Informed consent was obtained from the patients and their parents or legal guardians before recruitment.
Bonded spurs (Morelli Ortodontia, Sorocaba, São Paulo, Brazil) were installed at the cervical and incisal regions of the palatal and lingual surfaces of the maxillary and mandibular incisors, respectively. These regions were selected to prevent possible occlusal interferences during treatment. , The spurs were bonded using the Transbond XT light cure orthodontic adhesive (3M Unitek, Monrovia, Calif). The spurs were sharpened with a carborundum disk before bonding.
The experimental group comprised patients treated with bonded spurs combined with posterior build-ups. Posterior build-ups consisted of 2-3 mm resin blocks of light-cured orthodontic cement (Ortho Bite; FGM, Joinville, Santa Catarina, Brazil) bonded on the palatal cusps of all maxillary posterior teeth to maintain the natural occlusal force balance ( Fig 1 , A ). The maxillary molars were chosen on the basis of a previous study, and because of the facility for relative isolation. Posterior build-ups wore down in a few patients (4 of 25) and were rebuilt only once during treatment. The comparison group comprised patients treated with only bonded spurs ( Fig 1 , B ). The treatment follow-up was 12 months, as previously reported for similar studies. , , Posterior build-ups were removed in the experimental group before obtaining the second digital lateral headfilms (which were taken on the same day). Bonded spurs were maintained as active retention in both groups.
Digital lateral headfilms were obtained using Orthophos XG 3D (Dentsply Sirona, Bensheim, Germany) at pretreatment and after 12 months of treatment for all patients.
Outcomes (primary and secondary) and any changes after trial commencement
The change in the overbite was considered as the primary outcome measurement.
Secondary outcome measurements included the changes in the gonial angle, mandibular plane angle, lower anterior face height, inclination/position/height of the maxillary and mandibular incisors, and maxillary and mandibular molar extrusion.
All measurements ( Table I ) were performed using Dolphin Imaging software (version 11.5; Dolphin Imaging and Management Solutions, Chatsworth, Calif).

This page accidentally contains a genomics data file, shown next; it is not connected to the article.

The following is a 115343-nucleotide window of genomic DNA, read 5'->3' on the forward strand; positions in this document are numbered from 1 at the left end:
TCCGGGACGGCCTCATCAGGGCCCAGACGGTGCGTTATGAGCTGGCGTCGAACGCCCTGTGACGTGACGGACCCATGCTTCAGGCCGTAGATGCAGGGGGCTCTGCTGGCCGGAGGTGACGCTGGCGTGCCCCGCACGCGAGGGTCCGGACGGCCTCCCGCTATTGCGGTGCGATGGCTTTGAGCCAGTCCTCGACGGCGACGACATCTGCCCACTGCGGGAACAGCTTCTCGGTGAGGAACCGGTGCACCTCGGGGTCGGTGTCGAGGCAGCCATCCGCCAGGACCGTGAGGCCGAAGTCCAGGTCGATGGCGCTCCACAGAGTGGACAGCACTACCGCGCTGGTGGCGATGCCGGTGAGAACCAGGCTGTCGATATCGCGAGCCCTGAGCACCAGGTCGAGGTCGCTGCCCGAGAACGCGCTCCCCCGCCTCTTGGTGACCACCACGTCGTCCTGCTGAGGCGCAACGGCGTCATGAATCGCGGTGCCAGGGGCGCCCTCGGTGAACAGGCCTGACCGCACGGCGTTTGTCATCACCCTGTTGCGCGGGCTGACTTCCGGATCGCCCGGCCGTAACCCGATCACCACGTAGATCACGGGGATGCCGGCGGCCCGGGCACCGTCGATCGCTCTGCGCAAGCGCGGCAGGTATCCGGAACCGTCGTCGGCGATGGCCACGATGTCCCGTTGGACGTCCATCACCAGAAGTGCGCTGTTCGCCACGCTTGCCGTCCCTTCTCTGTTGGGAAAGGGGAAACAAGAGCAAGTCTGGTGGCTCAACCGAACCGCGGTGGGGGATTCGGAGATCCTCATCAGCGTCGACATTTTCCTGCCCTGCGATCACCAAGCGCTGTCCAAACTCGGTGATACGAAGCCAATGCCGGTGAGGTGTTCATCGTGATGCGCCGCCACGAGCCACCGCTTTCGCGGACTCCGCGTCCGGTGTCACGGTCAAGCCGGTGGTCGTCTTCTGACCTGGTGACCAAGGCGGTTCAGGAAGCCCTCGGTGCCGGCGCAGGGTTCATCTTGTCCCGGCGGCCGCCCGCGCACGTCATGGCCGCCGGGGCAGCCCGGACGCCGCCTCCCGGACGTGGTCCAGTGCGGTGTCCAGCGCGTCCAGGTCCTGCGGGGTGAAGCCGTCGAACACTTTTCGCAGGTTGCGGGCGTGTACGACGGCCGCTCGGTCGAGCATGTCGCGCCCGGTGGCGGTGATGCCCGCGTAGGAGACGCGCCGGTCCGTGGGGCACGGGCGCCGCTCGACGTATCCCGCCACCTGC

|Ar.Go.Me, °||ArGo to GoMe angle|
|SN.GoGn, °||SN to GoGn angle|
|LAFH, mm||Anterior nasal spine to menton distance|
|Overbite, mm||Distance between incisal edges of maxillary and mandibular central incisors, perpendicular to occlusal plane|
|Maxillary dentoalveolar component|
|Mx1.NA, °||Maxillary incisor long axis to NA angle|
|Mx1-NA, mm||Distance between most anterior point of crown of maxillary incisor and NA line|
|Mx1-PP, mm||Perpendicular distance between incisal edge of maxillary incisor and palatal plane|
|Mx6-PP, mm||Perpendicular distance between mesial cusp of maxillary first permanent molar and palatal plane|
|Mandibular dentoalveolar component|
|Md1.NB, °||Mandibular incisor long axis to NB angle|
|Md1-NB, mm||Distance between most anterior point of crown of mandibular incisor and NB line|
|Md1-GoMe, mm||Distance between incisal edge of mandibular incisor and mandibular plane|
|Md6-GoMe, mm||Distance between mesial cusp of mandibular first permanent molar and mandibular plane|
The anterior open bite was considered corrected when the overbite was equal or greater than 0 (0 meaning an end-to-end vertical incisor relationship), cephalometrically confirmed as the distance in millimeters between the incisal edges of the maxillary and mandibular central incisors, perpendicular to the occlusal plane. , There were no outcome changes after trial commencement.